A little different this time. The beef rendang was there, with fried chicken and egg, but the green beans with tofu and tempeh were not curried but just boiled, and the whole thing was topped with some stir fried vermicelli.
I'm sure you all understand why everything is piled on top of the rice right? So that their sauces and juices will trickle down and douse the rice moist with spicy, flavorful sauce ...
Probably the least spicy of the five, I enjoyed this one quite a bit with the fork-tender beef and moist and tender chicken. The vermicelli was quite a nice touch as well, adding another dimension of texture.

I saved the furthest restaurant for last but finally made my way down to the 562 area, Bellflower.

Toko Rame
17155 Bellflower Blvd
Bellflower, CA 90706
Toko Rame on Urbanspoon
Toko Rame in Los Angeles

The nasi bungkus from Toko Rame had gotten a write-up a few years ago from Elmo Monster, a fellow foodblogger from Indonesia whom I unfortunately have not met.

Upon picking up my order I immediately thought "Wow, this is the heaviest one yet!" and upon opening it and seeing the red pile of rice, thought "Uh oh, this is gonna be the spiciest one .."
White rice topped with egg balado, beef rendang, fried chicken drumstick, lodeh (vegetable curry)
nasibungkus (1)
I sat a big bottle of water next to me and I was ready. Some people complain that the beef rendang found in this part of the world is just not as spicy as back home. Well, Toko Rame's is still not as spicy but it sure does pack a heat. The beef was earthy and tender, the chicken a little dry but had a nice turmeric flavor. The boiled cabbage on top was contrastingly unspiced which helped me tone down the spiciness but on the other hand could be detracting.

Toko Rame already mixed the rice with the chili paste for you, you see, instead of putting a dollop in a corner. The end result is an amazingly spicy and flavorful rice that you won't be able to stop eating even after you've finished all the meat and vegetables. If you can't, don't worry, just rewrap the rice for the next day... back in the banana leaf, of course.

Tuesday, October 20, 2009

Offaly Indonesian: Brains, Lungs, and Feet

It all started with Sinosoul's comment on my IndoKitchen post. "Where are the brains?" he asked, so I shot him a quick email. I know just the place for Indonesian cow brains.

Sinosoul and his lady, Wandering Chopsticks, Kung Food Panda, and Food Marathon joined me at Raso Minang, a food court outpost in the Hong Kong Plaza all the way in West Covina.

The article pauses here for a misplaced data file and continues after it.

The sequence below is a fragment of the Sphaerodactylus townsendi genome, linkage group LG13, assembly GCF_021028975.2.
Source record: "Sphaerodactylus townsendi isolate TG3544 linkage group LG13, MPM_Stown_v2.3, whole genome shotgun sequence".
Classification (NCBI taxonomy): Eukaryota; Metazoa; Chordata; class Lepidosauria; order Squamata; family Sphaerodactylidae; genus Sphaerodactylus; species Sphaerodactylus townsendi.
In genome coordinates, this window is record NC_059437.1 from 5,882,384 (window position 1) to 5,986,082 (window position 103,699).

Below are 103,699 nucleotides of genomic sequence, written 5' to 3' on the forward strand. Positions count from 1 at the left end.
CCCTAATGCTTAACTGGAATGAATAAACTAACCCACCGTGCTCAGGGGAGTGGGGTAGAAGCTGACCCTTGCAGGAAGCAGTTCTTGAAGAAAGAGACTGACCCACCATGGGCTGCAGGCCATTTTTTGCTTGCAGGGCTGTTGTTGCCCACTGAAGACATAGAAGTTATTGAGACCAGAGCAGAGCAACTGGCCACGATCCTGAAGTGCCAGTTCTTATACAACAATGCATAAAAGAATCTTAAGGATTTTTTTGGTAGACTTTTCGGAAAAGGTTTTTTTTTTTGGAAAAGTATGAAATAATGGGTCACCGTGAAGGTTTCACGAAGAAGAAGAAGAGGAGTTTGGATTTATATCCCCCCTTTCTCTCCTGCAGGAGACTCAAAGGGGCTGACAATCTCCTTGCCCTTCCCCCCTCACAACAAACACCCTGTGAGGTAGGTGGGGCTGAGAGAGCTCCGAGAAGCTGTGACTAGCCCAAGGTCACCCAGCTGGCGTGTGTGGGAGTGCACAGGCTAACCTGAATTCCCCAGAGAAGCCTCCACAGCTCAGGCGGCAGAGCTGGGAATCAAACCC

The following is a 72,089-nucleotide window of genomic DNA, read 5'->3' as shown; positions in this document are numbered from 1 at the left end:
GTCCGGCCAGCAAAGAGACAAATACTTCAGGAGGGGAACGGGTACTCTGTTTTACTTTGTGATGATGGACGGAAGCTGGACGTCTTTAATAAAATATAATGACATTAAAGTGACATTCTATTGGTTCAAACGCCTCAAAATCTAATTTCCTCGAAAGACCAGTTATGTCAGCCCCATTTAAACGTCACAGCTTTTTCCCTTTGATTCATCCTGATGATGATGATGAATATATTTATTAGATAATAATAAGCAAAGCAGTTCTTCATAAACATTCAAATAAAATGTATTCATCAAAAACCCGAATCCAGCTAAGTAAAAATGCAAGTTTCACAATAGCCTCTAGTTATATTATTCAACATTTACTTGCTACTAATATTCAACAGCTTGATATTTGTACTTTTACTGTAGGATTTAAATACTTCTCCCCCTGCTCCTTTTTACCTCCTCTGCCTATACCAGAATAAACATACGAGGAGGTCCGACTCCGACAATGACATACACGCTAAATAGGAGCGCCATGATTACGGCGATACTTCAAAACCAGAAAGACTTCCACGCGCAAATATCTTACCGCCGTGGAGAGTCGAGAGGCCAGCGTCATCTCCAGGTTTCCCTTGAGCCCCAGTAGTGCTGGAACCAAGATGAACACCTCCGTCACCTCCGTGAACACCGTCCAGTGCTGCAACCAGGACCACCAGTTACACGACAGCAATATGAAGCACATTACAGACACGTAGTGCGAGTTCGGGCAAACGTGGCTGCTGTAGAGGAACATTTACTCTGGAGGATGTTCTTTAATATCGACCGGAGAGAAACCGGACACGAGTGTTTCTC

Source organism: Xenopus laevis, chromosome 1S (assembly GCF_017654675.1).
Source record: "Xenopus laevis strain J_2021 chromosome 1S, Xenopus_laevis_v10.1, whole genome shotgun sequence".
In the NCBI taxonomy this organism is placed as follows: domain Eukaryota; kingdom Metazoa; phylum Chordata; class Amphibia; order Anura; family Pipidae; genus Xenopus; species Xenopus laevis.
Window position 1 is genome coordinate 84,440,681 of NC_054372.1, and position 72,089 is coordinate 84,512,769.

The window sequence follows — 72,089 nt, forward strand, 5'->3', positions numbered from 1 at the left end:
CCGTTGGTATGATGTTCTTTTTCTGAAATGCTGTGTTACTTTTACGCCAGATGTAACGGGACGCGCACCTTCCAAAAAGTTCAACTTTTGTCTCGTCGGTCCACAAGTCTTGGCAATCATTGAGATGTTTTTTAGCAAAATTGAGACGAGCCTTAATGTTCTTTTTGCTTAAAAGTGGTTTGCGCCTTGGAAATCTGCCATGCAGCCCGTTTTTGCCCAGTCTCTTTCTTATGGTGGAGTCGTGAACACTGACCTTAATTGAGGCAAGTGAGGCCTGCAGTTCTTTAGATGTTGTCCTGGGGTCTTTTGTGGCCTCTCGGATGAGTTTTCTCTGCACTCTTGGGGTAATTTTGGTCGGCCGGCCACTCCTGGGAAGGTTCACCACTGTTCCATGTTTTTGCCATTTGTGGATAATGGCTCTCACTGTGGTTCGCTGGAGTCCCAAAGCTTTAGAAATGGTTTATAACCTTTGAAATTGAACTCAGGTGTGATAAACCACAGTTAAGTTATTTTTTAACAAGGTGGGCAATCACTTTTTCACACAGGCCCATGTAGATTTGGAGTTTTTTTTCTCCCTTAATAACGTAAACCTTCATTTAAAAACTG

Raso Minang is the only place in the area I know of that specializes in this regional cusine from Padang in West Sumatra. Padang food is typically known for its spicy dishes (although here it is of course - to the dismay of some - toned down some). Padang food is also usually cooked at the beginning of the day, and left out in small portions on display so that the customers can grab and pay for what they want. Raso Minang being at a food court though, does it the typical food court way. Cooked items are on the display case and you order a "combo" served with rice and cucumber:
1 item $ 6.99
2 items $ 8.50
3 items $ 9.75

I got a typical Indonesian dessert drink while waiting, Es Doger ($3.50)
It is typically shaved ice with condensed milk, syrup, cassava, and coconut but here the ice and syrup has been blended into a smoothie.
Raso Minang also sells whole coconut (in the shell).

What we all came for: Beef Brain Curry (Gulai Otak)
Pieces of beef brain in flavorful yellow curry. This dish is full of spice but not spicy, the curry is rich and creamy from the coconut milk, and the brain ... well, think sweetbreads. Did I think of mad cow when I was eating this? Of course. But that won't hit til years from now :P

The other items we got was the Beef Rendang (left) and Beef Feet Curry (Gulai tunjang).
These are both spicier than the brain curry, although not as spicy as Food Marathon wanted it to be :P I quite like the rendang here, it's pretty tender and spicy and doused in curry as it should be.

I also got a side order of one of my favorite Indonesian dishes: pempek (fish cakes with vinegar sauce)
This is quite a good rendition of pempek, with chewy and flavorful fish cake with crispy fried skin. A hit with the table and perhaps the best version I've found in LA to date.